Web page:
Mortality and long-term outcomes are assumed to be worse in elderly compared with younger TBI patients. The assumed poor prognosis may influence the treatment strategies applied in older patients. C. Røe et al. evaluate the mortality and functional outcome in old (65–74 years) and very old (>75 years) patients with severe TBI and compare the observed mortality and outcome to the predicted outcome according to the CRASH (Corticosteroid Randomization After Significant Head Injury) models. Results indicated that the CRASH model overestimated mortality and unfavorable outcome in old and very old Norwegian patients with severe TBI. Using such a model in clinical practice may possibly bias treatment decisions in old patients.

In recognition of cultural aspects of TBI, J. Yu et al. reviewed the research and practice in rehabilitation services in Hong Kong. In their exploration of the TBI field they have focused on the Chinese cultural conception of work, stigma associated with TBI, and burden among families. This paper presents a review of 7 studies of rehabilitation trials for brain injured patients in Hong Kong. Existing research shows that rehabilitation services have generally satisfied most of the TBI patients’ needs. J. Yu et al. find that future efforts must be diverted to improve vocational rehabilitation and to educate and inform caregivers on the patient’s impairments.

In the aftermath of TBI, returning to work (RTW) may be highly desired but is a challenging process for many patients. E. Vikane et al. aimed to identify predictors of RTW 12 months after mild TBI for patients with persistent postconcussion symptoms (PCS) at 6 to 8 weeks of follow-up. Early functional outcomes (i.e., being on sick leave and having disability) together with psychological distress and sick leave during the last year before injury were predictors of RTW. Multidisciplinary outpatient treatment was negatively associated with RTW. Giving much attention to PCS symptoms rather than focusing on aspects concerning RTW may be one exploratory factor for the negative outcome. These findings should be taken into consideration when evaluating future vocational rehabilitation models.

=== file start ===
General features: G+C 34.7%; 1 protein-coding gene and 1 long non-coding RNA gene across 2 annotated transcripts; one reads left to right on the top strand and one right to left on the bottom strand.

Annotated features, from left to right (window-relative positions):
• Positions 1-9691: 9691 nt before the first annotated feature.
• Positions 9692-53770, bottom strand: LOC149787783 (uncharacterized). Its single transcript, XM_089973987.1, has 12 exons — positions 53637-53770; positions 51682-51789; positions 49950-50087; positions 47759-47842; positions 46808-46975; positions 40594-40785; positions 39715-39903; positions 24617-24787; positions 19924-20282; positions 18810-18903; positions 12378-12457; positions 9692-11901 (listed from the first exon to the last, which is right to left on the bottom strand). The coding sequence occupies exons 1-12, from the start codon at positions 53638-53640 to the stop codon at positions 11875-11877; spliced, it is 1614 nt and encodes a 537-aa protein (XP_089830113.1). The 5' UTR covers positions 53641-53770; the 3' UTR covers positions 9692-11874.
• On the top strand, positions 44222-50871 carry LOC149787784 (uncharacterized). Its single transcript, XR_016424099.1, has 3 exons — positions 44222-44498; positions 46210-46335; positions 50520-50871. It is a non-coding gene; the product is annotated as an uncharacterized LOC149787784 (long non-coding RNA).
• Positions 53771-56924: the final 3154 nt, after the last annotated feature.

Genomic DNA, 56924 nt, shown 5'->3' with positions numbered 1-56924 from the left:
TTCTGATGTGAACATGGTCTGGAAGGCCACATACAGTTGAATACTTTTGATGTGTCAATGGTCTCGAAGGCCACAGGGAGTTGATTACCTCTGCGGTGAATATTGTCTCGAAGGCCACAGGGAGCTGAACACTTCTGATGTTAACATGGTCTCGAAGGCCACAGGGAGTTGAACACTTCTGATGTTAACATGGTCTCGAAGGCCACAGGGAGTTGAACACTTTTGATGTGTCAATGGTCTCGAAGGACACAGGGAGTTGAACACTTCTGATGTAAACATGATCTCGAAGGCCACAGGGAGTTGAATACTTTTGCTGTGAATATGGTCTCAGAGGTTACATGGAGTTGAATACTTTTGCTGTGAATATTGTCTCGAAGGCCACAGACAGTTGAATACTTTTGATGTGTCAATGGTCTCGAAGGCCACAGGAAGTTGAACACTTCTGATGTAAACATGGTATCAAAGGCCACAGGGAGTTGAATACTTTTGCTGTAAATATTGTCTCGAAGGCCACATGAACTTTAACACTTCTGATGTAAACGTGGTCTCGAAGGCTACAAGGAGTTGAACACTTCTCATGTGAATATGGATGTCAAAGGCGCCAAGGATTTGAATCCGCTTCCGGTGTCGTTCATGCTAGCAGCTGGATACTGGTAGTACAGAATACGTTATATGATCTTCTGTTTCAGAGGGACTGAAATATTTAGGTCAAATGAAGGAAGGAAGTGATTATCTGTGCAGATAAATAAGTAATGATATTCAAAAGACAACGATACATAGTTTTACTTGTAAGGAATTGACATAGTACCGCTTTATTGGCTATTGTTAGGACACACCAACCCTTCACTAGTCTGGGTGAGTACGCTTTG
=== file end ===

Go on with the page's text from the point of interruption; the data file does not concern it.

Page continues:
Specific evaluation procedures and methods used by vocational rehabilitation providers have not been studied in depth, and in this special issue C. Dillahunt-Aspillaga et al. from the USA present the results of their online survey of professionals on this topic. The authors discuss their findings in the context of the complexities which individuals with TBI face after injury and argue for evidence-based frameworks of vocational evaluation to be adopted by rehabilitation educators, counselors, vocational evaluators, and other rehabilitation providers.

Many patients who have suffered a TBI require some form of help from caregivers, and it is often relatives who become caregivers. Rehabilitation programs that take caregivers’ needs into account have the potential both to promote participation levels for patients and to minimize possible health consequences for the caregivers themselves. L. F. Stevens et al. consider this second aspect, reporting an exploratory study from the USA, of training for caregivers of military service members who have suffered TBI and polytrauma. They find an association between caregiver training and mental health outcomes for caregivers. As the authors suggest, this is an area ripe for future research.


We would like thank all authors and the expert reviewers for their contribution.

Nada Andelic
Solrun Sigurdardottir
Juan Carlos Arango-Lasprilla
Alison K. Godbolt